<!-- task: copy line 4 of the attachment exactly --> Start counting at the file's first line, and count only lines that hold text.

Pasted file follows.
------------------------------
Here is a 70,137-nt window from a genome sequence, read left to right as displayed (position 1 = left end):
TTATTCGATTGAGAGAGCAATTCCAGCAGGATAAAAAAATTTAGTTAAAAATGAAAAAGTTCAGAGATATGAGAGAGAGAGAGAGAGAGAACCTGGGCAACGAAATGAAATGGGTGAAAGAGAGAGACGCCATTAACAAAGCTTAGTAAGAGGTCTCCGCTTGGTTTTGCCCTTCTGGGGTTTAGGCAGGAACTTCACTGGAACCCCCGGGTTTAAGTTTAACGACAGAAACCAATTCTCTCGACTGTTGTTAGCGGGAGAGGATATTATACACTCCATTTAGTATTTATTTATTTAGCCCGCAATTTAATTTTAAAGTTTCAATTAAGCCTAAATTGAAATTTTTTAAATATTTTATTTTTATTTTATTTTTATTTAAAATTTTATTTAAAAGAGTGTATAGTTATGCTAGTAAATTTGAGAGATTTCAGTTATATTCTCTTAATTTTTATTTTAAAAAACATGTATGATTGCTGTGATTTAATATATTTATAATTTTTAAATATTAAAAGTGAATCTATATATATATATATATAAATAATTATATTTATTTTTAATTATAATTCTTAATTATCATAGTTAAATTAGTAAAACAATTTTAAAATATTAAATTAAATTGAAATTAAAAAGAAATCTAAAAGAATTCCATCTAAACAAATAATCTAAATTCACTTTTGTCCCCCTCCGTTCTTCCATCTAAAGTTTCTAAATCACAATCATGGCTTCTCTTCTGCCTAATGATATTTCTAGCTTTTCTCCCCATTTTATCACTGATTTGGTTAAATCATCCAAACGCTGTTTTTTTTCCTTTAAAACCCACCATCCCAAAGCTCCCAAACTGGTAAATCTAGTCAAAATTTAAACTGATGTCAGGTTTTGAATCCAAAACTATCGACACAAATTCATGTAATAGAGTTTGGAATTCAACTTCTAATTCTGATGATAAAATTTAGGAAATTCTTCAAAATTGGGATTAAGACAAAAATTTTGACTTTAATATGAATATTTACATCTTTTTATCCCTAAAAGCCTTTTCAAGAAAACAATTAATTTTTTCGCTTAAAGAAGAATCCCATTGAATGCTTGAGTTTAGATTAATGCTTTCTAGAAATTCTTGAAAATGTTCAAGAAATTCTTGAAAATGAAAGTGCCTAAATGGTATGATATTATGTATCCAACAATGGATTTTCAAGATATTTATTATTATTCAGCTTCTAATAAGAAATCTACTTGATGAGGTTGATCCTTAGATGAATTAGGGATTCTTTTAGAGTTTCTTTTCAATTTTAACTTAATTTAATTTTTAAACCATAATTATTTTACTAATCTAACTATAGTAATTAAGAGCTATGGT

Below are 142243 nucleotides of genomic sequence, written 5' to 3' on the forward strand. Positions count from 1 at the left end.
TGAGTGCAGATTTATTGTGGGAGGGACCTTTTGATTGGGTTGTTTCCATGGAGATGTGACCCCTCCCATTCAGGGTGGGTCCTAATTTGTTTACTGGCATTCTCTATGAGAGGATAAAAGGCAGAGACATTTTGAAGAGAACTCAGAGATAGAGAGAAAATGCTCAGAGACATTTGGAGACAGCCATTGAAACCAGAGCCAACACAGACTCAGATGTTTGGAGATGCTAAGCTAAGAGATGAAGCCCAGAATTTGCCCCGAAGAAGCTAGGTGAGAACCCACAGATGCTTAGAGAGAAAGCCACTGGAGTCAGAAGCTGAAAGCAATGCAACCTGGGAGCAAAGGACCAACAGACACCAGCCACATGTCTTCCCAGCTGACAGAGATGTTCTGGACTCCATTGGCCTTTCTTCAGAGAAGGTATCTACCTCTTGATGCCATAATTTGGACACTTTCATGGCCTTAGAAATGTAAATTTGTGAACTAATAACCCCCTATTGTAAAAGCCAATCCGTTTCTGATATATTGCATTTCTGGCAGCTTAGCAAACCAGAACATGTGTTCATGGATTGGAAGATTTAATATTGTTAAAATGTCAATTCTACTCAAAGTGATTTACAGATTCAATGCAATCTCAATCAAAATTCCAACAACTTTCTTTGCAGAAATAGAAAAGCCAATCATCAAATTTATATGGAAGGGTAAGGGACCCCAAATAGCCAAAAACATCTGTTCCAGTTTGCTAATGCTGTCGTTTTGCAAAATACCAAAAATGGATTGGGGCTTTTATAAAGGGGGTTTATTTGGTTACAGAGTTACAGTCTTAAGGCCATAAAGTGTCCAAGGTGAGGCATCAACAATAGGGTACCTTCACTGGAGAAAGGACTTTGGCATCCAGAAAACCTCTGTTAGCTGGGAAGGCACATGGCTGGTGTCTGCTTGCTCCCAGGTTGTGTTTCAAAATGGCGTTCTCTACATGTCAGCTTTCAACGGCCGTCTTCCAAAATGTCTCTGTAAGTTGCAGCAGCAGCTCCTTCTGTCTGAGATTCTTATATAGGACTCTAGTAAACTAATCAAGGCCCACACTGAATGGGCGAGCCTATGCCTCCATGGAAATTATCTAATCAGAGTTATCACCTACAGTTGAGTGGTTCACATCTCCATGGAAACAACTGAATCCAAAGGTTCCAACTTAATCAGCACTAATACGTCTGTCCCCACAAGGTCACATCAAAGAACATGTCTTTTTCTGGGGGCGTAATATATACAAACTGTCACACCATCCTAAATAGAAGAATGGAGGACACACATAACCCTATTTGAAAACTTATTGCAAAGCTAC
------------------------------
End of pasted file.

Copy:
TGAGTGCAGATTTATTGTGGGAGGGACCTTTTGATTGGGTTGTTTCCATGGAGATGTGACCCCTCCCATTCAGGGTGGGTCCTAATTTGTTTACTGGCATTCTCTATGAGAGGATAAAAGGCAGAGACATTTTGAAGAGAACTCAGAGATAGAGAGAAAATGCTCAGAGACATTTGGAGACAGCCATTGAAACCAGAGCCAACACAGACTCAGATGTTTGGAGATGCTAAGCTAAGAGATGAAGCCCAGAATTTGCCCCGAAGAAGCTAGGTGAGAACCCACAGATGCTTAGAGAGAAAGCCACTGGAGTCAGAAGCTGAAAGCAATGCAACCTGGGAGCAAAGGACCAACAGACACCAGCCACATGTCTTCCCAGCTGACAGAGATGTTCTGGACTCCATTGGCCTTTCTTCAGAGAAGGTATCTACCTCTTGATGCCATAATTTGGACACTTTCATGGCCTTAGAAATGTAAATTTGTGAACTAATAACCCCCTATTGTAAAAGCCAATCCGTTTCTGATATATTGCATTTCTGGCAGCTTAGCAAACCAGAACATGTGTTCATGGATTGGAAGATTTAATATTGTTAAAATGTCAATTCTACTCAAAGTGATTTACAGATTCAATGCAATCTCAATCAAAATTCCAACAACTTTCTTTGCAGAAATAGAAAAGCCAATCATCAAATTTATATGGAAGGGTAAGGGACCCCAAATAGCCAAAAACATCTGTTCCAGTTTGCTAATGCTGTCGTTTTGCAAAATACCAAAAATGGATTGGGGCTTTTATAAAGGGGGTTTATTTGGTTACAGAGTTACAGTCTTAAGGCCATAAAGTGTCCAAGGTGAGGCATCAACAATAGGGTACCTTCACTGGAGAAAGGACTTTGGCATCCAGAAAACCTCTGTTAGCTGGGAAGGCACATGGCTGGTGTCTGCTTGCTCCCAGGTTGTGTTTCAAAATGGCGTTCTCTACATGTCAGCTTTCAACGGCCGTCTTCCAAAATGTCTCTGTAAGTTGCAGCAGCAGCTCCTTCTGTCTGAGATTCTTATATAGGACTCTAGTAAACTAATCAAGGCCCACACTGAATGGGCGAGCCTATGCCTCCATGGAAATTATCTAATCAGAGTTATCACCTACAGTTGAGTGGTTCACATCTCCATGGAAACAACTGAATCCAAAGGTTCCAACTTAATCAGCACTAATACGTCTGTCCCCACAAGGTCACATCAAAGAACATGTCTTTTTCTGGGGGCGTAATATATACAAACTGTCACACCATCCTAAATAGAAGAATGGAGGACACACATAACCCTATTTGAAAACTTATTGCAAAGCTAC